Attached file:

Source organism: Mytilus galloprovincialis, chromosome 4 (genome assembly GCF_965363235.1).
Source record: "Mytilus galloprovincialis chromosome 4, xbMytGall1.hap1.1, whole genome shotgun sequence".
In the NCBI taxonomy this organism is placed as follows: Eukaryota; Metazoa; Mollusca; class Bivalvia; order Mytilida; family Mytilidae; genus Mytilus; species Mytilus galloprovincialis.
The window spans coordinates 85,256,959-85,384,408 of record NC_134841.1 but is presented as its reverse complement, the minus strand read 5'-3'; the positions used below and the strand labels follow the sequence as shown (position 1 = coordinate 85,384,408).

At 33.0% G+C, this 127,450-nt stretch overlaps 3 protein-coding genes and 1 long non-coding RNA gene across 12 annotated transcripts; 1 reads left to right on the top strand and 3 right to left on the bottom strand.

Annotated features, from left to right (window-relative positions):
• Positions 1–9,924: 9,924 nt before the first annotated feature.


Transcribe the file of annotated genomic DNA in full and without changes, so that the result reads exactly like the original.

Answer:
Source organism: Mytilus galloprovincialis, chromosome 4 (genome assembly GCF_965363235.1).
Source record: "Mytilus galloprovincialis chromosome 4, xbMytGall1.hap1.1, whole genome shotgun sequence".
In the NCBI taxonomy this organism is placed as follows: Eukaryota; Metazoa; Mollusca; class Bivalvia; order Mytilida; family Mytilidae; genus Mytilus; species Mytilus galloprovincialis.
The window spans coordinates 85,256,959-85,384,408 of record NC_134841.1 but is presented as its reverse complement, the minus strand read 5'-3'; the positions used below and the strand labels follow the sequence as shown (position 1 = coordinate 85,384,408).

At 33.0% G+C, this 127,450-nt stretch overlaps 3 protein-coding genes and 1 long non-coding RNA gene across 12 annotated transcripts; 1 reads left to right on the top strand and 3 right to left on the bottom strand.

Annotated features, from left to right (window-relative positions):
• Positions 1–9,924: 9,924 nt before the first annotated feature.